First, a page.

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Contributor's Links: Kelsey's Gold Facts

Kelsey Williams has more than forty years experience in the financial services industry, including fourteen years as a full-service financial planner. His website, Kelsey's Gold ... more

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E Gold Stocks Vs. Gold - Not A Good Bet
Since their respective peaks in the summer of 2016, gold is up 10 percent and gold stocks are down 13 percent. Does that make gold stocks a better buy?
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E The Price Of Gold Will Not Surpass Its 1980 Peak
In today's dollars, gold's potential high is slightly less than $2100 per ounce. The difference between gold's previous high of $1900 and $2100 today represents the loss in purchasing power of the US dollar that has taken place since August 2011.
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E The Fed Is Chasing Its Own Tail; It Doesn't Care What You Think
The Federal Reserve has lost control of things and spends most of its time putting out fires. The Fed caused the Great Depression and the Great Recession. Is it realistic to think that they can prevent another credit collapse?
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E $100 Silver Has Come And Gone
In January 1980, the price of silver peaked at just under $50 per ounce. Now, once again, $100 per ounce is a talking point for some. Why?
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E Silver Is Cheap - And Getting Cheaper
Silver is definitely cheap. By almost any standard of measurement, the price of silver is cheap. For some, that apparently means that silver is a bargain, too. I'm not so sure.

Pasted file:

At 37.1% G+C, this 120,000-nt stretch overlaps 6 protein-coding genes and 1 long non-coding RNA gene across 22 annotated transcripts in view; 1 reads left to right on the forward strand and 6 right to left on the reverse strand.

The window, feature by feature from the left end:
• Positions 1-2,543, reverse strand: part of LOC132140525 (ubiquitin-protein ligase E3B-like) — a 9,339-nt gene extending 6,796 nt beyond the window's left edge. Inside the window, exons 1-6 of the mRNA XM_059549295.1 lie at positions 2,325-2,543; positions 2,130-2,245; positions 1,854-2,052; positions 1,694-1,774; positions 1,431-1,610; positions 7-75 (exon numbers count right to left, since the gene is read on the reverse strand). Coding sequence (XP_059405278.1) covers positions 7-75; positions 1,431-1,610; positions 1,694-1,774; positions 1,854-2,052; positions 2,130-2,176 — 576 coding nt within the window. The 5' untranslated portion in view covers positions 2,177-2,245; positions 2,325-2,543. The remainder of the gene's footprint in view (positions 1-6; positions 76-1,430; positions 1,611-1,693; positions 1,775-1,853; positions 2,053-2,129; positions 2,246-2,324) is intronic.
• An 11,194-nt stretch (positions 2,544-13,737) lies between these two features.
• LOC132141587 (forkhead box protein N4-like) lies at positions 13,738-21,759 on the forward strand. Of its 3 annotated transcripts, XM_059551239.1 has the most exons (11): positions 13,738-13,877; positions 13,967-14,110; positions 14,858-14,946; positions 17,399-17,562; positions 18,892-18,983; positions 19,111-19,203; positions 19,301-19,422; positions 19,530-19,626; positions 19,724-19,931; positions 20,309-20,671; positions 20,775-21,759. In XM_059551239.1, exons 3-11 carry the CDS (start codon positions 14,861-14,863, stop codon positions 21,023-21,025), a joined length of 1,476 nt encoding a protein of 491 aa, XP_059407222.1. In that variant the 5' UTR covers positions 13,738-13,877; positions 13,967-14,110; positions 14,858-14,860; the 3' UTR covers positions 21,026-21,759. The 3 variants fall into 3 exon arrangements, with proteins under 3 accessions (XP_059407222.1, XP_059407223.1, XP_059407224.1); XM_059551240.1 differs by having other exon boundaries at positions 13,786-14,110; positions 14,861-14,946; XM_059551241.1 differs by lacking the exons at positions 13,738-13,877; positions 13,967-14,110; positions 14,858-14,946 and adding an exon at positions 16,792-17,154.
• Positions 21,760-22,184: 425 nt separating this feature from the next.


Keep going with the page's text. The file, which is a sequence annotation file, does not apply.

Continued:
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E Investors Act Like Spoiled Children
When children ask for treats they don't get, they might throw a temper tantrum. Investors, and certain politiicians, seem to act similarly.
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Comments

Latest Comments
Has Gold Broken Out Or Not? Technicals And Fundamentals
5 months ago

If the US dollar continues to decline, then gold prices will reflect that by moving higher.

How Government Causes Inflation
1 year ago

Gary, thanks for your comment. To clarify: The original money credited to the government in exchange for the Treasury Securities (a government IOU, promise to pay) is strictly new money that is created out of thin air. It is 'monetizing the debt' at the point of origin. It does not come from money or assets already in the system. My hypothetical example in the article was meant to relate the issue on a more familiar level as well as illustrate the absurdity of the Fed/Treasury transaction. However, even on a retail basis - whatever collateral is provided by the borrower - the loan proceeds advanced are a creation of new money, too. All loans made by banks are 'new money' that is then added to the system. That is only possible due to our system of fractional-reserve banking. Our money today is mostly credit. The 'dollar' balances in the system are over-leveraged and under-collateralized.

The Hawk Not In Housing (Nor Capex)
1 year ago